09/29/2006 12:00AM

New owners syndicate off and running


Owner Tim Orlando is an enthusiastic member of the local Thoroughbred industry and, as a director of the Canadian Thoroughbred Horse Society, he wants to help pass along the excitement of racehorse ownership to new people.

Orlando is spearheading the New Owners Syndicate Program, sponsored and initiated by the CTHS, and the first syndicate group is already sold out.

"We're off to a flying start," said Orlando, who races his own horses under the Horsepower Stable moniker.

The first group of nine new owners from Ontario, Alberta, and Ohio, plus managing partner Glenn Sikura, have already purchased a yearling and are on the lookout for a horse to claim soon.

"As a board member of CTHS, one of the big problems we have [in Ontario] is that we have a healthy industry but we don't have enough people investing," said Orlando. "Most of the bloodstock agents and breeders are trying to work for a shrinking pool of people."

Orlando set out with the CTHS to advertise the program this summer and the response was impressive.

"I talked to over 100 people on the phone for an hour each," said Orlando. "We decided to look outside of the box and instead of advertising in industry publications, we went mainstream, like the Toronto Star newspaper.

"We wanted to get across the fact that the average person has a very good chance to make money in this game with moderate risk and have some fun too."

For a $10,000 outlay for each of the 10 members of group 1 - a total of $100,000 - the group set aside $30,000 to purchase a yearling, $30,000 to claim a horse, and $40,000 to keep for expenses.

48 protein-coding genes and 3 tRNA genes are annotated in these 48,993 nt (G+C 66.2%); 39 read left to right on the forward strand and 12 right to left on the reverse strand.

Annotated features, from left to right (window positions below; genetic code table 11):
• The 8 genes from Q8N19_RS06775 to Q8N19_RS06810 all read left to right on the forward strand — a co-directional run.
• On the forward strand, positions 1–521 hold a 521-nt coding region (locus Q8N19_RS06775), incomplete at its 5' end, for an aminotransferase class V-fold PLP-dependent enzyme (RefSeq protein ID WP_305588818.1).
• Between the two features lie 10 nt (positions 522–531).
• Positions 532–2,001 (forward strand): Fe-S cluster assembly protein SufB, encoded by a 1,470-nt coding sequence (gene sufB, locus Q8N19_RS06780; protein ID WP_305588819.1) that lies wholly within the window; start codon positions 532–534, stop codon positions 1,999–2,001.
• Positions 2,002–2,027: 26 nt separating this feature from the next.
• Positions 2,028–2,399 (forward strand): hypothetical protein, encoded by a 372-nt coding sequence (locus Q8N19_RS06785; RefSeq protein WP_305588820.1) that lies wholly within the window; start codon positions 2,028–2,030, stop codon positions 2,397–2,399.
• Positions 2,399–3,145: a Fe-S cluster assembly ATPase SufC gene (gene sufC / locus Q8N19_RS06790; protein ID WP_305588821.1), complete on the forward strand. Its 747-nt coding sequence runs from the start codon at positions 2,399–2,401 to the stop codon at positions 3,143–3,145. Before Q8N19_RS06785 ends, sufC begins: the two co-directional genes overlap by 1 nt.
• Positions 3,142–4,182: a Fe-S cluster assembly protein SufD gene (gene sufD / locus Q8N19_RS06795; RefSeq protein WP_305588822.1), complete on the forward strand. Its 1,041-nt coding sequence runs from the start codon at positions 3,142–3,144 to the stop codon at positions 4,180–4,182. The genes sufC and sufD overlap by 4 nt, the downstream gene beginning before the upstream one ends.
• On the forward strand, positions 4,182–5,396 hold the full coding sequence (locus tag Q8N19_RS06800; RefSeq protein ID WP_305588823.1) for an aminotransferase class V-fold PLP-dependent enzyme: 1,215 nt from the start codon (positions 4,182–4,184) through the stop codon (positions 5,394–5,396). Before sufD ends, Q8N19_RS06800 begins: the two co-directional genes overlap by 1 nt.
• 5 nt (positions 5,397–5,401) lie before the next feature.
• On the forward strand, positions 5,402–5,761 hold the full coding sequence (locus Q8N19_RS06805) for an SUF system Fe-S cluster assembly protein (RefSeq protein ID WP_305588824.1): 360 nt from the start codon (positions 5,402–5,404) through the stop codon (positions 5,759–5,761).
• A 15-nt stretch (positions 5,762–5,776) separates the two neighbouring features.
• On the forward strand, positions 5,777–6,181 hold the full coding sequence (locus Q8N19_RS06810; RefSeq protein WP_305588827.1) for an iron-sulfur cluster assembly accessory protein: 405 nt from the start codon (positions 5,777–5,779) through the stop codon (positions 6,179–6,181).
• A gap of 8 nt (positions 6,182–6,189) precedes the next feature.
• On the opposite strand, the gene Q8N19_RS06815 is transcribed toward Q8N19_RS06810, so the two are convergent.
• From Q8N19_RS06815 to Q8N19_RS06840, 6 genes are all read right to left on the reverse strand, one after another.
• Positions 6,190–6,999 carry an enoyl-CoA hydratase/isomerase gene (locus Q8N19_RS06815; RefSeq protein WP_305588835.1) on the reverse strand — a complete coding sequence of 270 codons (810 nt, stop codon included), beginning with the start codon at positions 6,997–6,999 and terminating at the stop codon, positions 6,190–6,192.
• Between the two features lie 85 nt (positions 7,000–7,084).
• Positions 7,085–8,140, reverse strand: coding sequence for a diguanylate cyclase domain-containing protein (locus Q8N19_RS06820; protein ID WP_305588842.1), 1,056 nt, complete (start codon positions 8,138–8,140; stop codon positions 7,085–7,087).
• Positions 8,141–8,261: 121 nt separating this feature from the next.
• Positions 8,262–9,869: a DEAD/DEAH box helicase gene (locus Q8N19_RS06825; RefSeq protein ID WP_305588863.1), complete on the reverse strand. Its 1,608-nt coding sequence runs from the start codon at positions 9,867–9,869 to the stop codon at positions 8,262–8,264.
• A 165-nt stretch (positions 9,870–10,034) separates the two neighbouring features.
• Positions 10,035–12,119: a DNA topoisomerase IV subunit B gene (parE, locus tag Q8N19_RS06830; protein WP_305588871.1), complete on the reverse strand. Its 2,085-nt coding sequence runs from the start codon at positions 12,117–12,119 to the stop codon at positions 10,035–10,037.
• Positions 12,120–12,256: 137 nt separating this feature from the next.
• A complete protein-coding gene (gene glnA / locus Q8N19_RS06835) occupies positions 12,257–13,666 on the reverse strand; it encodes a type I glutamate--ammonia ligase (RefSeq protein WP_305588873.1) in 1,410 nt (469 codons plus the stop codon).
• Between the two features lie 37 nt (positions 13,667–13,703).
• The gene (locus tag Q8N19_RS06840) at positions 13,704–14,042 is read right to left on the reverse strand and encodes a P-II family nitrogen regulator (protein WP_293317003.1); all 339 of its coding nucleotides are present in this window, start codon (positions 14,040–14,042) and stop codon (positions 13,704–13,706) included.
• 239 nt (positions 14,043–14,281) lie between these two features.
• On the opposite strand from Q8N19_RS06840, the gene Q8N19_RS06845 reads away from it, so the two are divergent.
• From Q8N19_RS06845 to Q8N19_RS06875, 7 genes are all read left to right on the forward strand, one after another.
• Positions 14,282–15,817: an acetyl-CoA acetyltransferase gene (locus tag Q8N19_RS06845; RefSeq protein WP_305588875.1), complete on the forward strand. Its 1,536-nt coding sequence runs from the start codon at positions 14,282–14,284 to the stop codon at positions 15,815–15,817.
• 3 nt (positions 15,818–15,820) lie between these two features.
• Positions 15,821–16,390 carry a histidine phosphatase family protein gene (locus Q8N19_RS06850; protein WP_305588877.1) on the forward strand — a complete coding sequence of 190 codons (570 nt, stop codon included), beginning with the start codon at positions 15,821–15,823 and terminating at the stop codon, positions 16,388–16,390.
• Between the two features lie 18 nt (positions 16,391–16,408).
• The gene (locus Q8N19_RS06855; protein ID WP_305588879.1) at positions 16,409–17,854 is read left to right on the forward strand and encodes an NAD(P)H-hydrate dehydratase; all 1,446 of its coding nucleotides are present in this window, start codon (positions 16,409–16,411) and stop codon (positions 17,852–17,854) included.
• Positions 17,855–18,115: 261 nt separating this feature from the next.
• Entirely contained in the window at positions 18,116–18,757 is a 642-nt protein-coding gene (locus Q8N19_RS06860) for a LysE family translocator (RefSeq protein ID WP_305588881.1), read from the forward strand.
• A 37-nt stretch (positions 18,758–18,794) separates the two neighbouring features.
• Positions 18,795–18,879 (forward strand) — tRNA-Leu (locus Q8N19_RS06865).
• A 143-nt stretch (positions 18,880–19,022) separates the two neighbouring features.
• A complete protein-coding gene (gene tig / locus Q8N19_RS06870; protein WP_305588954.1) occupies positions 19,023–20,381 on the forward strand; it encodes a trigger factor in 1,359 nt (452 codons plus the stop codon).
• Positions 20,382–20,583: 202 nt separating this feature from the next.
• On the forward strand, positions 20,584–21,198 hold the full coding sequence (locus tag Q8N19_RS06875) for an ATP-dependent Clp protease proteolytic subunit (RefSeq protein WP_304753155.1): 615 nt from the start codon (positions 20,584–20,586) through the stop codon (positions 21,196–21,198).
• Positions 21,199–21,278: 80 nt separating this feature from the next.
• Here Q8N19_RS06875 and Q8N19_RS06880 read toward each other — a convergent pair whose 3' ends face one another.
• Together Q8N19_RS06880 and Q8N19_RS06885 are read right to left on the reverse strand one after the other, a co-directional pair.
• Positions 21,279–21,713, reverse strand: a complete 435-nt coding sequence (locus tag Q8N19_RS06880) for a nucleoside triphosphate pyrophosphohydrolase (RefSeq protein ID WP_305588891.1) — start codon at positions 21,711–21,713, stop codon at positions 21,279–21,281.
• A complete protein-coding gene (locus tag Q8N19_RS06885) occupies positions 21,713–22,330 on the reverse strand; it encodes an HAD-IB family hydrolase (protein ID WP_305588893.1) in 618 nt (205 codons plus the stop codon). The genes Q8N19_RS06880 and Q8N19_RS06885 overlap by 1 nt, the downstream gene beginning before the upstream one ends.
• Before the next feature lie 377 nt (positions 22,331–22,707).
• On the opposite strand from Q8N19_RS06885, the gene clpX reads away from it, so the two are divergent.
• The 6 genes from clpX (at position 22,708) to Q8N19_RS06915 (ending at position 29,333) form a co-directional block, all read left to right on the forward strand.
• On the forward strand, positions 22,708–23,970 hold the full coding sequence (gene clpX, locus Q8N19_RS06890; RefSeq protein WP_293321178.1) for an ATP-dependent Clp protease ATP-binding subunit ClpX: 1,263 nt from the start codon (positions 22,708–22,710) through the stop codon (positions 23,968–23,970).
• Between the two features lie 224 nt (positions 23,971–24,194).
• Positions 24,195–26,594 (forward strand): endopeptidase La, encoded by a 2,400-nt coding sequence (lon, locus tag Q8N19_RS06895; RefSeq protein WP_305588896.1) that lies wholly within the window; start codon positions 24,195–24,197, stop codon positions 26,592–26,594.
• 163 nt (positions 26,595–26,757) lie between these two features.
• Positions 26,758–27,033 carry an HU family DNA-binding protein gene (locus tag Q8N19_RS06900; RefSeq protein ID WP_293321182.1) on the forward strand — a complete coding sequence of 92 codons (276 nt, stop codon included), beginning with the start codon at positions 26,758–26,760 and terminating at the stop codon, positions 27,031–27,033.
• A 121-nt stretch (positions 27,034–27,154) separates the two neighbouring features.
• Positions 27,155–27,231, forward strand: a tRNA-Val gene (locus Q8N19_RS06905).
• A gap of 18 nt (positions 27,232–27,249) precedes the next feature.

"We want to claim a horse as well as buy a yearling because the yearling process is a slow one," said Orlando. "There is so much enthusiasm in the group that they are ready for instant action."

The first yearling purchase for the first group of the syndicate was Hip No. 32 at the recent CTHS yearling sale, a colt by Yonaguska out of the stakes-winning mare Bombaysunshine, purchased for $20,000 from consignor Gail Wood.

Through a vote of the new members, the stable has been called All In Stable and the youngster has been named Bay Prince. The horses will be trained by Orlando's longtime trainer, Bev Chubb.

Orlando is already working on putting together group 2, which will have a different managing partner and trainer.

"If we can be one-tenth as successful as Cot Campbell's Dogwood syndicates - and he's brought a thousand people into the game - then that's great," said Orlando. "We're an industry that is not doing enough. This is about bringing new money and people into the industry so everyone can benefit from it."

Canadian-breds popular at Keeneland

Trainer Reade Baker, recently back from a trip to the giant Keeneland September yearling sale, said Canadian-breds were in demand and the sales prices confirm his statement.

There were 102 Canadian-breds sold during the 10-day auction for a total of $8,022,900, an average of $78,650.

Topping these was a filly by Theatrical out of graded stakes winner Anguilla, sold by John and Glenn Sikura for $800,000 to Zayat Stables, which races a string of horses at Woodbine.

A colt by Silver Deputy out of Zuri Ridge, bred by Windfields Farm in Ontario, was sold by new owners Gracefield (the colt sold as a weanling last fall for $60,000) for $625,000 to Geathers Racing Stable.

o Sikura said the select session to the recent CTHS yearling sale - the session realized an increase of 11 percent in average - was "definitely better" than in previous years and was pleased with 22 yearlings selling for more than $100,000, up from nine last year.